4. Floraand Fauna- Plants also can accelerate deterioration of the body. Scavengers tend to devour a corpse in a characteristic sequence beginning with the torso and viscera. They may
    drag parts of the body to secluded areas for feeding dis-articulating the body.
  5. Insects – Nothing affects the rate of body decomposition more than insects.
    Insect activity varies area to area and season to season.

Artifactual preservation refers to the preservation of a body or tissues by natural processes, chemical substances, or by the destruction of bacteria which may significantly alter normal decomposition processes. The above factors promote Artifactual preservation of dead bodies.

More Cell Defenders

The macrophage tells the T-cell what it found.

One of the other first defenders, a type of T-cell called the helper, acts like the “commander” of your immune system army. When the macrophage enters the lymph node, it finds the dendritic cell and reports what it found on its patrol of the skin.

The message moves again, up the chain of command. The dendritic cell reports the invaders to the inactivated helper T-cell commander. The helper T-cell now knows what kind of invader it's dealing with. It seems a war is needed. The T-cell activates into a full-fledged commander!

The T-cell makes a plan of action.

Action Plan

If the number of invaders is very, very small, sometimes the neutrophils and macrophages can take care of it on their own. This can stop a major infection from starting. But, once the macrophage presents information to a dendritic cell, the commander has to be told. A plan of action must be made.

Killer T-cell

Sometimes, the danger is great. During times like this, the body has special fighters. Just like wrestlers come in different age and weight classes to match an opponent, some T-cells are made for certain germs. The special fighter T-cells in your immune system are called killer T-cells. The helper T-cells can go into the lymph node and find the one killer T-cell matched to the invader and call them into the fight.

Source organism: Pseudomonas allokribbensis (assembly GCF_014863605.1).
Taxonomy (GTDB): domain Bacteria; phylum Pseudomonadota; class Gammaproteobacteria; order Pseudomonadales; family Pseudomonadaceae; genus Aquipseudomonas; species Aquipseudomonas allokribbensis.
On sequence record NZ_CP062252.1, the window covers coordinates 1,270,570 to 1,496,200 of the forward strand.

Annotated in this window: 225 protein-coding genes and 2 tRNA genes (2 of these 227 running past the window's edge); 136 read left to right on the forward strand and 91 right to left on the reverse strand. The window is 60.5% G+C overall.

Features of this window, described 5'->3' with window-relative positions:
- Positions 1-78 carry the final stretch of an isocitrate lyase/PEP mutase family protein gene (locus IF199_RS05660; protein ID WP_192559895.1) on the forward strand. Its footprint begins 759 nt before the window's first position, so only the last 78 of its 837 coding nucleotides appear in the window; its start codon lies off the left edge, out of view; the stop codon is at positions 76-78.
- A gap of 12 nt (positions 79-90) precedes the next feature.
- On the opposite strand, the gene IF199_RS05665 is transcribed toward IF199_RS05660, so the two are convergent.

The macrophage shows the ID tags (antigens) from the invader to an inactivated killer T-cell. This cell then activates and makes more and more copies of itself. This army of killer T-cells will follow the path of cytokines to the injury and begin the full-scale attack against the germs.

These activated killer T-cells scan all the skin cells around your paper cut. They try to find the special antigen that marks invader cells. The antigen can even alert them to an invader if its hiding inside of one of your skin cells.

Once that antigen is found, the killer T-cells shoot out cytotoxins that destroy the antigen and any skin cell it has infected. The macrophage then comes and gobbles up the dead, germ-filled skin cells to keep your system clean.

The B-cells catch wandering viruses.

Finally, depending on the type of germ, the helper T-cell can ask the B-cell to join in the fight. This last defender, the B-cell, is important because it can trap, or mark, the germs that haven't yet infected a cell.

The B-cell shoots out antibodies, which we can think of as nets. The nets are called immunoglobulins, and they look like the letter “Y”. Germs are caught in the fork of the “Y” and neutralized so they can’t infect your body.

Just like the killer T-cell, the B-cell will make more and more copies of itself in your lymph nodes before it heads to the infection. When we feel swollen lymph nodes, it’s because our activated B- and T-cells are making armies to fight germs!

5 Layers And Cells of the Epidermis

The epidermis is the outer layer of the skin it is composed of stratified squamous epithelium but lacks blood vessels.

There are five main layers of the epidermis they include the stratum basale, stratum spinosum, stratum granulosum, stratum lucidum, and stratum corneum.